These shows fall into two main camps, reflecting a skills / knowledge divide. But both types speak to our deep interest in both learning and skills.
‘Bake Off’, ‘Strictly’ and other skills-based competitions celebrate the ‘doing’. We are shown both the process and the product of the contestants’ learning and the purpose is clear: to make something delicious to certain specifications or to perform something entertaining in a particular style or tradition. The purpose, the process and the product are all ‘in the room’; we see the point of it all and we get a sense of the learning journey the contestants have been on, often by watching them practice and struggle. We also know that they didn’t develop these skills purely for the show, they are useful beyond the competition.
In contrast, ‘University Challenge’ or ‘Mastermind’ seem to be celebrations of pure ‘knowing’. The contestants are tested on their recall of a range of discrete facts in a way which is disconnected from their usefulness. While we can admire their performance in accessing this knowledge, the purpose and process of acquiring it are not ‘in the room’ and are not shared with us. We assume that the contestants can recall the names of composers, artists and writers because they have some interest in their work, but none of that is shown. Contestants may well prepare for general knowledge quizzes, but presumably the quiz is not the main reason they know about subatomic particles or Chinese dynasties. Their general knowledge is the product of a useful broad general education and what we are watching is an entertaining side-effect of that learning rather than its actual purpose.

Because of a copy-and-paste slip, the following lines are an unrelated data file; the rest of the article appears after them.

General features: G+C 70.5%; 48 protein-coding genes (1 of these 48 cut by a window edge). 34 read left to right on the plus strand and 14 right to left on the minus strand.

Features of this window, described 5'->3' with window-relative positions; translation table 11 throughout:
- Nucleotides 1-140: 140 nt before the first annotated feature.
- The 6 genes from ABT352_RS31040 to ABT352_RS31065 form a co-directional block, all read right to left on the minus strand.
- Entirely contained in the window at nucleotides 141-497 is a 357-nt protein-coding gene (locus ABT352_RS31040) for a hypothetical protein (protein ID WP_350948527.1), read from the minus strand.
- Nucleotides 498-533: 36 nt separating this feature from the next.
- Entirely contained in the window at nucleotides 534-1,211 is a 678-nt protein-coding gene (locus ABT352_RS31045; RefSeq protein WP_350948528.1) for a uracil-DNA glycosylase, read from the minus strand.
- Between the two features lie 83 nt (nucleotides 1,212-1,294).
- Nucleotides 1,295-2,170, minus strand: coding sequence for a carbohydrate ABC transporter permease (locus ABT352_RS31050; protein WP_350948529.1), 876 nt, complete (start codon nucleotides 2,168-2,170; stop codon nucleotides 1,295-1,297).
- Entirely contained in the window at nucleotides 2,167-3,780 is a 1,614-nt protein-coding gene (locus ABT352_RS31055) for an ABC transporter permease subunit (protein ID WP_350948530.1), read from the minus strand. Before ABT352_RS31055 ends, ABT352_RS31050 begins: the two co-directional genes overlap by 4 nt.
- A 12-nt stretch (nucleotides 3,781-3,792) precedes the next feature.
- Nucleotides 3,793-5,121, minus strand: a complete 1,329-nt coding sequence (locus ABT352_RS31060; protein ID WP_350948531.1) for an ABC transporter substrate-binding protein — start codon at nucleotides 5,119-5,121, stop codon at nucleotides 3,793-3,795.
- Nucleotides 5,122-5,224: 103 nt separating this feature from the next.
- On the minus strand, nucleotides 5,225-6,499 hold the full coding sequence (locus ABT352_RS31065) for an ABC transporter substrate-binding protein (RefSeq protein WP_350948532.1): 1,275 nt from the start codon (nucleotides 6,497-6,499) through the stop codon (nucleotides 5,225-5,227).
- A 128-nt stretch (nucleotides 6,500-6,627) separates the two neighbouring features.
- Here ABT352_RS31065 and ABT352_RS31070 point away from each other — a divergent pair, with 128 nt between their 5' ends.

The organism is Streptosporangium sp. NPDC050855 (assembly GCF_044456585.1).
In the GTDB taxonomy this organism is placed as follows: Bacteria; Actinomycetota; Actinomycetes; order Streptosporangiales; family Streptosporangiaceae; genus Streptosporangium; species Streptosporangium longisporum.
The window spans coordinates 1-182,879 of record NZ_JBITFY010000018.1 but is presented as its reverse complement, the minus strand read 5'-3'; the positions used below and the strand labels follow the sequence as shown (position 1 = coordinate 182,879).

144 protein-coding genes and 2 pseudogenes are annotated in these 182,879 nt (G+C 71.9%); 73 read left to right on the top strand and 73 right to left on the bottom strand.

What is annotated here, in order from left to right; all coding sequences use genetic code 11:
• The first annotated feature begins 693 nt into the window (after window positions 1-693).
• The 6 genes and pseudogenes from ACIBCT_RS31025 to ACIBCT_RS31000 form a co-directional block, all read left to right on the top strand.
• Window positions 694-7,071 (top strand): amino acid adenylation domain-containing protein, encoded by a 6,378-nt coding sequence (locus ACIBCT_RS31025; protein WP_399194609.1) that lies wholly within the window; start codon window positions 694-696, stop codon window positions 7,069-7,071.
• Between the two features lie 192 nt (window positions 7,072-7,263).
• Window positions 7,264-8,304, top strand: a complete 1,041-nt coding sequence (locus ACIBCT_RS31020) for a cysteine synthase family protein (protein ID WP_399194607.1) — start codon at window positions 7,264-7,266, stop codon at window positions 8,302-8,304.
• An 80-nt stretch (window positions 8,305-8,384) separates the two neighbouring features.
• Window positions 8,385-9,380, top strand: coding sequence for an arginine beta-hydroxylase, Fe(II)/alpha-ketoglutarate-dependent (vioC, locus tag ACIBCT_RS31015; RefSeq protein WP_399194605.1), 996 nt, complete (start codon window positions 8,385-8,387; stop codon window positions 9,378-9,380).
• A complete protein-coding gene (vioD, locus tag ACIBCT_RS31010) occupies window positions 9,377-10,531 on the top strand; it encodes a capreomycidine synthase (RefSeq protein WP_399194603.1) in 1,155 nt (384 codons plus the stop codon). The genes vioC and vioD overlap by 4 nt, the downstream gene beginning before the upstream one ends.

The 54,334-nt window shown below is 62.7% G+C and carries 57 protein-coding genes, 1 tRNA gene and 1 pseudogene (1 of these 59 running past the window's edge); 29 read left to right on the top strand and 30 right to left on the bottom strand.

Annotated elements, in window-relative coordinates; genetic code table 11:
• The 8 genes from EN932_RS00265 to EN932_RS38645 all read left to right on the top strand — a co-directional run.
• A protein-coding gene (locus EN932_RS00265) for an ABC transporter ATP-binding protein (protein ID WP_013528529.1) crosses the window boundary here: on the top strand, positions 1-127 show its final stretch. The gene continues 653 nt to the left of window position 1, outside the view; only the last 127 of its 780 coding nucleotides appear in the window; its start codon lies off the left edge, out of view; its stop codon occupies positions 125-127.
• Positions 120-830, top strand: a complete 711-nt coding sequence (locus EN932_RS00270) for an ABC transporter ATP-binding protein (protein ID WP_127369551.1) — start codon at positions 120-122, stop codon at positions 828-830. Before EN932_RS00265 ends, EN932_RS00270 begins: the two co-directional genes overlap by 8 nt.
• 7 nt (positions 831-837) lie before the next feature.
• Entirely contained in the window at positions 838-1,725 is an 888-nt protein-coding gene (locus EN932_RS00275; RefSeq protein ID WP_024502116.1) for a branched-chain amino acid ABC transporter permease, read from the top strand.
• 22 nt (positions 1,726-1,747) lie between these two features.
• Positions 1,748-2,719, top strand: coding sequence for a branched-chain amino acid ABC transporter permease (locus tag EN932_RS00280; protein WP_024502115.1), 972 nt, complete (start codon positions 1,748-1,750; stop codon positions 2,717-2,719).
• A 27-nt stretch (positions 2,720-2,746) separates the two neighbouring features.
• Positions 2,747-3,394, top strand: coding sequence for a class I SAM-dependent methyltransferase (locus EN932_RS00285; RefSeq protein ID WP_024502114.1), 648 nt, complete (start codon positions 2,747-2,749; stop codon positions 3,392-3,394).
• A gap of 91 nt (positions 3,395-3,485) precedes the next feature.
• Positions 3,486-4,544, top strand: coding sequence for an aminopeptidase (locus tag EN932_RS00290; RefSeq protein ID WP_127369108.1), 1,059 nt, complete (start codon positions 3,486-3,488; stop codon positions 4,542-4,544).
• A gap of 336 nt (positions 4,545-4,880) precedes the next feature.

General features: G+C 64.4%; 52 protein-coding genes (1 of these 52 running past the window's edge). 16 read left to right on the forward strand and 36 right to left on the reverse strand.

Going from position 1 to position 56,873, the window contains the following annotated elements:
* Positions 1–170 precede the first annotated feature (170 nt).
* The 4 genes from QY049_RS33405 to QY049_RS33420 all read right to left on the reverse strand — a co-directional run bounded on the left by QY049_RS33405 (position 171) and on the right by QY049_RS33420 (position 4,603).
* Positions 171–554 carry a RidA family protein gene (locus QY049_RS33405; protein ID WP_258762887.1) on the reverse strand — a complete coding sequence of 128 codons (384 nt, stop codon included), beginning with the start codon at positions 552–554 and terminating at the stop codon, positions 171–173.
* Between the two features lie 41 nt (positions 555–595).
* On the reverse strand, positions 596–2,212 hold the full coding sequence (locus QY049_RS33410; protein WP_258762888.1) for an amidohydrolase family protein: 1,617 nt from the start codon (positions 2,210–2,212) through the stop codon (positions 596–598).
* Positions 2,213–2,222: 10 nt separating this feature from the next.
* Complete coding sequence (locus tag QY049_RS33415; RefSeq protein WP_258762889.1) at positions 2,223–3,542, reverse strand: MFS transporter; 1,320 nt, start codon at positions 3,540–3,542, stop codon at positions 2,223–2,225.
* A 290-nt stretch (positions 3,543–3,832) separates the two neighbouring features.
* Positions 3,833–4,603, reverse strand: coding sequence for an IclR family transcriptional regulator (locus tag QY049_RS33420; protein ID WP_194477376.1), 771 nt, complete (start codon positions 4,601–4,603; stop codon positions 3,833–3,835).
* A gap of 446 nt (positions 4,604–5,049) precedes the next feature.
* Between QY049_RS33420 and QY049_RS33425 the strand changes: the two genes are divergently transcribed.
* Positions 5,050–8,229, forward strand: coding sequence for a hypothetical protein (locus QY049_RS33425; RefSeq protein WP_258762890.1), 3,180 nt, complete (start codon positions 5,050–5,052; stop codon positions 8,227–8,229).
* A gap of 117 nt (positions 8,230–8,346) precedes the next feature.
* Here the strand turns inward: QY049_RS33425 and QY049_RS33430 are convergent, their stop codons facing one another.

In their various ways, all these shows are celebrating learning by showing us how it changes people. In Ofsted terms, the skills competition has clear ‘intent’ and ‘implementation’ as well as demonstrating the ‘impact’ of learners’ performance. The quiz show is a bit less transparent; the performances may be impressive, but we would need to dig a little deeper to see the connection between ‘impact’, ‘implementation’ and original ‘intent’. Quiz performance, like exam performance, is a limited, though useful, proxy for the change which education seeks to bring about. Incidentally, it’s that ‘digging a little deeper’ into purpose and process which schools and colleges are likely to see more of under the new inspection framework.
Do these shows confirm a clear divide between practical and theoretical learning; the ‘vocational’ and the ‘academic’? I don’t think so. The fluent and skilful performances we see in the skills competitions are underpinned by plenty of prior knowledge which has been laid down by the contestants over time; knowledge about ingredients, tools and genres for instance. And the apparently disconnected knowledge and concepts being displayed in the quiz shows come from a meaningful context and can contribute to useful practical action such as solving problems and making new things.
The distinction between acquiring knowledge and developing skills is deeply embedded in our thinking. The ancient Greeks regarded ‘episteme’ or theoretical knowledge as quite independent from ‘techne’ or craft skill. The 20th century British philosopher Gilbert Ryle brought them a little closer to each other by describing them as two types of knowing which he called ‘knowing that’ and ‘knowing how’, or ‘declarative’ and ‘procedural’ knowledge. The procedural will tend to be more specific and involve more senses because it is more ‘hands-on’. It is possible to go further and argue for a completely unified model where all knowledge is defined broadly as a capacity to ‘get things right’. The issue continues to provoke lively debate but however we choose to describe the relationship, it is clear that knowledge and skill are highly interlinked and interdependent in education as in life.
Assumptions about knowledge and skill also shape the way we describe our educational programmes. Terms such as ‘academic’, ‘applied’, ‘general’, ‘vocational’ and ‘technical’ suggest a spectrum ranging from the knowledge-rich ‘academic’ to the skills-rich ‘technical’. But as soon as we start to examine the content of each type of course and what students on them actually do, some of these distinctions start to blur. For instance, there’s no doubt that the new T Levels will require a great deal of knowledge acquisition while also having a very substantial work-based component. On the other hand, A Level subjects require students to demonstrate a wide range of subject specific and more general skills, such as essay writing.